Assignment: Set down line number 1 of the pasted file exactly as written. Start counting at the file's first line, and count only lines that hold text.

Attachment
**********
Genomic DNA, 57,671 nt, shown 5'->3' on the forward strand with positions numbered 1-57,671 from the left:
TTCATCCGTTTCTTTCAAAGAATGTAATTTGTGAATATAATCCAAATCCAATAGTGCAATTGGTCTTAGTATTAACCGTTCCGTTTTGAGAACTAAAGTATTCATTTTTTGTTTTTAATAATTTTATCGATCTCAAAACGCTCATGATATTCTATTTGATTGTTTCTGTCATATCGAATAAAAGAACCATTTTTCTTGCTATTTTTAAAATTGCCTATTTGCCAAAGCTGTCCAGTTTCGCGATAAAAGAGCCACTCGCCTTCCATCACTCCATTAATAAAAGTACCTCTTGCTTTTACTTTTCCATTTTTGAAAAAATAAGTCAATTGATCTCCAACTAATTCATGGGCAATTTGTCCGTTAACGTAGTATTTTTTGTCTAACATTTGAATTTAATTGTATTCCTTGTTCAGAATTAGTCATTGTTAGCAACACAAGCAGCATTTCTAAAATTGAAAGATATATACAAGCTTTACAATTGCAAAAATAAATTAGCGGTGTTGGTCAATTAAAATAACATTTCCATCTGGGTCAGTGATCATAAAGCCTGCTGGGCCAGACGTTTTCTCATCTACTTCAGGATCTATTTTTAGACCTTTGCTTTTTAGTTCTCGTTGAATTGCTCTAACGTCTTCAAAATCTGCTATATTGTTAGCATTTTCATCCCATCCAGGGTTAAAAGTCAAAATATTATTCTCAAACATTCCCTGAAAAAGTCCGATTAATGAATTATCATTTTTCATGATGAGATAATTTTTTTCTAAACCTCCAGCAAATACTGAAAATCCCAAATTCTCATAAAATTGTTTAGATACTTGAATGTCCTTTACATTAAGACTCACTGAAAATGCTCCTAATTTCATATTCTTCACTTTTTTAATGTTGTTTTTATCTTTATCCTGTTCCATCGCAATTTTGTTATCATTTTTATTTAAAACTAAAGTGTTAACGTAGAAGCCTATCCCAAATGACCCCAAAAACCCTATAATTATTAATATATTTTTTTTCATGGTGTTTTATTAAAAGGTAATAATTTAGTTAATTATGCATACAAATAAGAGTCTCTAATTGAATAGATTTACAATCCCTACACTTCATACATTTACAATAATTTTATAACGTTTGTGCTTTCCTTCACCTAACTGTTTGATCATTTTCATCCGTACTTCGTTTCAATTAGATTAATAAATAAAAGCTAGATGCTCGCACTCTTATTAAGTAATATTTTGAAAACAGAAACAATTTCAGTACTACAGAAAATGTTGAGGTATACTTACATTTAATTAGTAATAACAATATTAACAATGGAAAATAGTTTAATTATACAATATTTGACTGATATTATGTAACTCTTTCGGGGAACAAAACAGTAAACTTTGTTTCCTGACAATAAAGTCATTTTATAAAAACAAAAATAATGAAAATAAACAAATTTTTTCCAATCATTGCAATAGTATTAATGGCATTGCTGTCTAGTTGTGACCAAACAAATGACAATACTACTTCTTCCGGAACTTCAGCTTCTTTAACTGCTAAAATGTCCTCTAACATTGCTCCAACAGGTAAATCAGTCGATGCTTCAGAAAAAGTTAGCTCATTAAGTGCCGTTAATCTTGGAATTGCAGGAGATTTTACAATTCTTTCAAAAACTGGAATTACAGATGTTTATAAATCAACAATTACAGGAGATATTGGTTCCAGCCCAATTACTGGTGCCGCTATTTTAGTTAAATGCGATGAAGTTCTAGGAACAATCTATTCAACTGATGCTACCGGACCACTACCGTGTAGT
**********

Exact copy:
Genomic DNA, 57,671 nt, shown 5'->3' on the forward strand with positions numbered 1-57,671 from the left: